About Damien

Damien McCusker, Manager of Arpi's residential service division, has been working in the HVAC industry for 16 years and has hands-on experience in new home installations, furnace and air conditioner replacements, sales and residential service. He spends most of his spare time being an UBER driver, driving his kids to soccer practice and games.

Need An HRV To Improve Home Ventilation? Learn The Benefits Of Using One

Phil Laprairie

Need An HRV To Improve Home Ventilation? Learn The Benefits Of Using OneA well-sealed and insulated house can be a benefit in every season, effectively lowering heating and cooling bills by reducing the amount of conditioned air and energy lost to leaks or poor insulation. A “tight” home can experience several disadvantages, however, including stale and stuffy air, high levels of moisture, increased amounts of airborne contaminants and depressurization that can pull dangerous furnace exhaust gases such as carbon monoxide back into your living environment. If you have a thoroughly sealed home that adheres to Canada’s R-2000 energy efficiency standards, you may need an HRV, or heat-recovery ventilator, to help maintain an adequate level of ventilation.

Heat-recovery ventilators, sometimes called air-to-air heat exchangers, give homeowners plenty of indoor ventilation while also providing an effective way to keep indoor temperatures at acceptable levels without overusing HVAC systems. HRVs are usually installed in the basement, where they act as whole-house ventilation systems. They operate continually, removing stale indoor air and replacing it with fresh air from the outdoors. HRV systems can usually replace the air inside once every three hours.

HRVs capture and reuse some of the heat that might otherwise leave the home during the air-exchange process, recycling as much as 80 percent of this heat energy. Air traveling through the HRV is routed into a heat exchanger. Inside the heat exchanger, incoming and outgoing air passes through separate enclosed air channels in an aluminum plate. The two air channels are very close to each other, but do not allow the air streams to mingle. As the two streams pass each other, heat from the exhausted indoor warms the cooler incoming air. In this way, heat energy is recovered and reused, which means less stress on your heating system, less waste of energy and reduced heating bills.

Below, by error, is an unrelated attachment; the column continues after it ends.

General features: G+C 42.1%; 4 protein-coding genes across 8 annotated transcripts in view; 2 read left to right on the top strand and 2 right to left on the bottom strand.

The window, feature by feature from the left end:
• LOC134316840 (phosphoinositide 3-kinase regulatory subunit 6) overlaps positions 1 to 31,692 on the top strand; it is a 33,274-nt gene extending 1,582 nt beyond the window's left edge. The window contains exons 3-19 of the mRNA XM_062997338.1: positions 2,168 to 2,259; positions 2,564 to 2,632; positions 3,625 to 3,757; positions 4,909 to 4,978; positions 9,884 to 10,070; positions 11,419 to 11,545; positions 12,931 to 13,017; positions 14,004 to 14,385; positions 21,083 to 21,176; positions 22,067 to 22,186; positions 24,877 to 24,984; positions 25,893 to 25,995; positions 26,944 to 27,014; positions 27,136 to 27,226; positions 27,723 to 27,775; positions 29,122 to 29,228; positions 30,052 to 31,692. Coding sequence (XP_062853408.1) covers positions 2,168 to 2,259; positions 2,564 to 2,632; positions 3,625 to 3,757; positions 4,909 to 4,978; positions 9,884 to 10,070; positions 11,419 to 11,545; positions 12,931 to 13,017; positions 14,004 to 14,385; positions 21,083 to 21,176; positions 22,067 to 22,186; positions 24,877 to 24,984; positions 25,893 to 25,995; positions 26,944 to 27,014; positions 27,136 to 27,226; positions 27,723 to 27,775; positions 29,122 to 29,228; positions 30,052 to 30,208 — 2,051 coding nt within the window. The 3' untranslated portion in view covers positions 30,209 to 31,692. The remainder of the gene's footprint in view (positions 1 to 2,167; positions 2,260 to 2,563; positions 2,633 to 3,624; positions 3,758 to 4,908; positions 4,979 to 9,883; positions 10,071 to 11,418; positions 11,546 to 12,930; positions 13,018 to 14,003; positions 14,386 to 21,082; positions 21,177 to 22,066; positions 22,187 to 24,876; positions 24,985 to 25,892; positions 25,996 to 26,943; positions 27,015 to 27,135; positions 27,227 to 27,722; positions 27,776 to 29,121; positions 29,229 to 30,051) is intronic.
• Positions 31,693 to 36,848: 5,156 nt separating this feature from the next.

Arpi’s Industries is a 50-year-old company that keeps the heating and air conditioning systems of Calgary-area customers running like they should. Contact us today for more information on heat-recovery ventilator, why your home may need an HRV, or for a quote or installation of a heat-recovery ventilation system.

Our goal is to help educate our customers in Calgary, Alberta about energy and home comfort issues (specific to HVAC systems). For more information about HRV systems and other HVAC topics, download our free Home Comfort Resource guide.

Image courtesy of Shutterstock

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